Agile was about being open and transparent, and people having the utmost importance in the process. Now, if you ask anyone about agile, it’s all about the three questions: What have you completed since the last meeting? What do you plan to complete by the next meeting? What’s getting in your way? There’s also the fear of being constantly monitored and the fact your performance is measured by your team’s velocity.
Breaking out of this mold can prove difficult—who has the time? But with much of the world working from home, now might be the best chance to rethink agile as bold, kind and human.
Let’s look at how that might work.
Agile is bold: Challenge the process. Question what’s right for your team and be open to experiment. To get everyone engaged, encourage team members to ask questions. And try incorporating at least one fun icebreaker in each team standup to get people to open up and spark discussion.
Agile is kind: Just because the data seems all over the place or you don’t achieve a desired project outcome, the team is not always wrong. Look for insights, do anonymous retrospectives, dig deeper and listen more. Avoid making assumptions. Instead, remain empathetic and open as you talk through challenges and navigate team members to arrive at a solution.
Agile is human: Agile won’t work if the team can’t work together and it’s up to leaders to foster a sense of camaraderie. One way to build this spirit of collaboration and rapport is through simple exercises, like using a sticky note or sharable spreadsheet where team members anonymously write one thing they’re good at or that they’re proud of outside of work. Then allow other team members to guess that person’s identity. This isn’t about who wins, but it gets the entire team to communicate in a low-stakes environment.
What are the biggest challenges your team has come across with agile—and how have you overcome them?
by Cyndee Miller
It takes a certain swagger to be in a rock and roll band—and to launch a retail project in the middle of a pandemic. And yet defying conventional wisdom, The Rolling Stones and Nick Cave launched their own retail fiefdoms, each one a fitting distillation of their respective brands. For the Stones, it’s an in-your-face boutique on London’s famed Carnaby Street. For Cave, it’s a new site hawking “things conceived, sourced, shaped and designed” by the man himself.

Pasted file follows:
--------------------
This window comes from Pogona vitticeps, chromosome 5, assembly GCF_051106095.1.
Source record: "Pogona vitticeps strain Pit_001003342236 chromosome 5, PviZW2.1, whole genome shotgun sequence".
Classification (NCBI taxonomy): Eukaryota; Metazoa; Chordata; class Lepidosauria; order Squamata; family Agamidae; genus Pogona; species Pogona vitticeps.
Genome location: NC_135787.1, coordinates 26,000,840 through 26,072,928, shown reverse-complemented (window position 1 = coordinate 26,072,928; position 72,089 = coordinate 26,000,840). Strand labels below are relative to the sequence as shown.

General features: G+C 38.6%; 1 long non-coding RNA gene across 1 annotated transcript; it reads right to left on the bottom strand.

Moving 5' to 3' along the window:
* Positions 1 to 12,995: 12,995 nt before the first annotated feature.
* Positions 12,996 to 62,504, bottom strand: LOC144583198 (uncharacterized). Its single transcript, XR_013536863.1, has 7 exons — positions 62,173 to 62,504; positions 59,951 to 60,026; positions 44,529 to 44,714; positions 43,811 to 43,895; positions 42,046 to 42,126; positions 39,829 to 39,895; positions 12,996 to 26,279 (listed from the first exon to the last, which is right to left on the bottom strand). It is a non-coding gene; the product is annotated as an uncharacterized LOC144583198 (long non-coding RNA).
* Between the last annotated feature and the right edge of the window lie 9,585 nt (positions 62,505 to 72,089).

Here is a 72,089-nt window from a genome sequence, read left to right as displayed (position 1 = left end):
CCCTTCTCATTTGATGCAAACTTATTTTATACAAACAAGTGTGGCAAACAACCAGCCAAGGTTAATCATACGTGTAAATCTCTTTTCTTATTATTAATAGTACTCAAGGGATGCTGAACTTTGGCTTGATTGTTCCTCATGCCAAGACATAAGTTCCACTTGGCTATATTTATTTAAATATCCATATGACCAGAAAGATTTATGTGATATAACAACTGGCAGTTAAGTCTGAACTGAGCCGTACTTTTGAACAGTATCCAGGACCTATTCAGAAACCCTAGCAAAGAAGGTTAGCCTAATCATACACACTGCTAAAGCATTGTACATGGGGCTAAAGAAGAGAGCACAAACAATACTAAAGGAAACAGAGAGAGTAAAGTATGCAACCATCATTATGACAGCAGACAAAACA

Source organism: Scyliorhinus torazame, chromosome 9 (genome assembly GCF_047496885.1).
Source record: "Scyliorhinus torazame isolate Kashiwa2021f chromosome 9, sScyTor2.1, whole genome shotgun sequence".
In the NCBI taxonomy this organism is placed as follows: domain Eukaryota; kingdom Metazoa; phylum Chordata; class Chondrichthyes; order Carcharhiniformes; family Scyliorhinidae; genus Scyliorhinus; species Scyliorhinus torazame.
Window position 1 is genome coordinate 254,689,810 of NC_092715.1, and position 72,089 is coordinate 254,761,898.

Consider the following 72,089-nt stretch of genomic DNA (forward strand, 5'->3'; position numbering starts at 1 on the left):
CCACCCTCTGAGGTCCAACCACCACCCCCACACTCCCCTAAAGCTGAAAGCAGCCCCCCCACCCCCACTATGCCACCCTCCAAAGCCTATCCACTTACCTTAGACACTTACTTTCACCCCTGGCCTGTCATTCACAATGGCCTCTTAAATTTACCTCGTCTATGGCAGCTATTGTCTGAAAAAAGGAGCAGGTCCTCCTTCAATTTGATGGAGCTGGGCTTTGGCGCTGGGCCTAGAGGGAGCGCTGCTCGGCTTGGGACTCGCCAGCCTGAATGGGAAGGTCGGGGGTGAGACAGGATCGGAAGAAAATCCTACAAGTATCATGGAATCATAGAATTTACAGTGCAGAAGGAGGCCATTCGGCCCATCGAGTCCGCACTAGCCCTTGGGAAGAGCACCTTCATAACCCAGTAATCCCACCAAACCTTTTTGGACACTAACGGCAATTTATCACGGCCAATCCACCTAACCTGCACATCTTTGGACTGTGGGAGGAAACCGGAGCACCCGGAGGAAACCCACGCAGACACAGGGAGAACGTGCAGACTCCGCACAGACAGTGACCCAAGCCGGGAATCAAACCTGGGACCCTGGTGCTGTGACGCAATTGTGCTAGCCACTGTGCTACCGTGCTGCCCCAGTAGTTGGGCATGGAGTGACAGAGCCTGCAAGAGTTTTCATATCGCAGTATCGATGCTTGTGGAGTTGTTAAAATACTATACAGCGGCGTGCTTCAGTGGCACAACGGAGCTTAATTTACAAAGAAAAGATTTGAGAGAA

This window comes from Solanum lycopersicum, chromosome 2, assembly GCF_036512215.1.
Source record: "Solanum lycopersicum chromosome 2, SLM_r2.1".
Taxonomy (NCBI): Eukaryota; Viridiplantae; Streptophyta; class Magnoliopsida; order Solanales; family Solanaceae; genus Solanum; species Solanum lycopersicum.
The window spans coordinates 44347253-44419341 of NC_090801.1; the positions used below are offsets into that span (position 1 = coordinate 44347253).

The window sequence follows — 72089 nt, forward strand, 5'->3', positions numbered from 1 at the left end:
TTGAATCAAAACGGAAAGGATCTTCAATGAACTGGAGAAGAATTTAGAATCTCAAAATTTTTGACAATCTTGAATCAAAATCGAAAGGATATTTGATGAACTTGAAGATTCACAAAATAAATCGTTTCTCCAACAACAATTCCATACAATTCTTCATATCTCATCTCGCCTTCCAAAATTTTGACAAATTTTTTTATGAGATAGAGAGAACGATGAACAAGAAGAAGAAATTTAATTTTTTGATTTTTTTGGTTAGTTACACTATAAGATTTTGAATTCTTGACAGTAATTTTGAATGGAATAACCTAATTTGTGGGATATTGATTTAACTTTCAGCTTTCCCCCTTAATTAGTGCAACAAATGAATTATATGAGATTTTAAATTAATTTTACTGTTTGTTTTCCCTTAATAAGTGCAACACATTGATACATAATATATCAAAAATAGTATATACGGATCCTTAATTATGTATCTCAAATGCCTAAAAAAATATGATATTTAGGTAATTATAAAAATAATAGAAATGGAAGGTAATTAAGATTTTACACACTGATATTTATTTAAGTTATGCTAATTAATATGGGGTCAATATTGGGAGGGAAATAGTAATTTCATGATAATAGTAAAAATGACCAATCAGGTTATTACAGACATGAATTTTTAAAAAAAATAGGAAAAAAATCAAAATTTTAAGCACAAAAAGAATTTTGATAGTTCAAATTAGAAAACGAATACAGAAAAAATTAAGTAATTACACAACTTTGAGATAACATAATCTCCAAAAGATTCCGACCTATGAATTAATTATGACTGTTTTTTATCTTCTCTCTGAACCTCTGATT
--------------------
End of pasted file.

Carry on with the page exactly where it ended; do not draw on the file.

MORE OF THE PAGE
Purists might cringe at the blatant commercialization, but that’s poppycock. Rock and roll is—and always has been—a business. Mick Jagger might be known as the lead singer of the Stones, but he himself was a student at the London School of Economics—and clearly knows a solid project opportunity when he sees it. Billed as the first permanent retail space by a musical act, RS No. 9 Carnaby Street is a collaboration between the band and Bravado, the merchandise and brand management arm of Universal Music Group, the Stones’ label for more than a decade.
Make no mistake, these folks are no retail dilettantes. They picked a prime spot in the Carnaby Street district and worked with GH+A Design Studios to create a stop-shoppers-in-their-tracks boutique—starting with the massive 3D-printed statues of the Stones’ signature tongue-and-lips logo in the window. Inside, the studio brought in glass floors graffitied with Stones lyrics and five huge screens looping exclusive archival performance footage. The band even collaborated with the Pantone Color Institute to create a Stones Red hue featured all over the store and its line of goods.
This clearly goes far beyond the merch stand at concerts or even the pop-up shops dedicated to musical acts ranging from Rihanna to The Clash. (Those projects come with their own issues as PM Network reported a few years back.) But launching a brick-and-mortar store right now is an audaciously bold move even for the self-proclaimed world’s greatest rock and roll band. With Euromonitor predicting global retail sales to dip by more 3.5 percent this year due to the pandemic and more shoppers flocking to ecommerce, the Rolling Stones did what all good project leaders do: They adapted. Along with the new shop, there’s a dedicated RS No. 9 Carnaby hub added to the band’s existing online shop, with an interactive 360-degree feature that lets shoppers move around the London boutique and score digital-only options. “We had to pivot our strategy a bit and there’s a much heavier online component,” former Bravado CEO Mat Vlasic told Rolling Stone magazine.
The pandemic did delay construction and stalled the opening by a couple months. But make no mistake, unlike last year’s pop-up shop in the United States, the London outpost is built for the long haul and will follow the best practices of traditional retailers, with plenty of buffer in the schedule for new product design. Vlasic told the magazine that building out a longer timeframe allows the team “to be much more creative … and not be confined by ‘Oh you can’t do this because you don’t have the time.”
Cave’s retail empire is a bit more modest and a whole lot more esoteric, but this project too was born of the COVID crisis.